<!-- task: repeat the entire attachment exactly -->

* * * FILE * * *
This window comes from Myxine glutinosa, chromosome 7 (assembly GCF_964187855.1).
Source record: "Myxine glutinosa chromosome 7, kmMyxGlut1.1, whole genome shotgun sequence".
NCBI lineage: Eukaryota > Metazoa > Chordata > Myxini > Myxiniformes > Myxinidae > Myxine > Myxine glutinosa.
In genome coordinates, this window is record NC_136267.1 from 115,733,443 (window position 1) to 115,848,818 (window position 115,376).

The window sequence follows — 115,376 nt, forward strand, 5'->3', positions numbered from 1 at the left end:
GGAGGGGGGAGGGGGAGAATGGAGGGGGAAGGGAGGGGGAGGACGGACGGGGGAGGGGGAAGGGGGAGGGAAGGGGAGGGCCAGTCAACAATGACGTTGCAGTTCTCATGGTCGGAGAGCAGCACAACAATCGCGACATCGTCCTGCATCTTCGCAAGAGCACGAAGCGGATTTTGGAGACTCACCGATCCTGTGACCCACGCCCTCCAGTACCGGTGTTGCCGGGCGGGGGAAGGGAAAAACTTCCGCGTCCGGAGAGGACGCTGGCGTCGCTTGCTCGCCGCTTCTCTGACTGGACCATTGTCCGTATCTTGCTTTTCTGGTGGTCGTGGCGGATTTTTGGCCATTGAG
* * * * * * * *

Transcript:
This window comes from Myxine glutinosa, chromosome 7 (assembly GCF_964187855.1).
Source record: "Myxine glutinosa chromosome 7, kmMyxGlut1.1, whole genome shotgun sequence".
NCBI lineage: Eukaryota > Metazoa > Chordata > Myxini > Myxiniformes > Myxinidae > Myxine > Myxine glutinosa.
In genome coordinates, this window is record NC_136267.1 from 115,733,443 (window position 1) to 115,848,818 (window position 115,376).

The window sequence follows — 115,376 nt, forward strand, 5'->3', positions numbered from 1 at the left end:
GGAGGGGGGAGGGGGAGAATGGAGGGGGAAGGGAGGGGGAGGACGGACGGGGGAGGGGGAAGGGGGAGGGAAGGGGAGGGCCAGTCAACAATGACGTTGCAGTTCTCATGGTCGGAGAGCAGCACAACAATCGCGACATCGTCCTGCATCTTCGCAAGAGCACGAAGCGGATTTTGGAGACTCACCGATCCTGTGACCCACGCCCTCCAGTACCGGTGTTGCCGGGCGGGGGAAGGGAAAAACTTCCGCGTCCGGAGAGGACGCTGGCGTCGCTTGCTCGCCGCTTCTCTGACTGGACCATTGTCCGTATCTTGCTTTTCTGGTGGTCGTGGCGGATTTTTGGCCATTGAG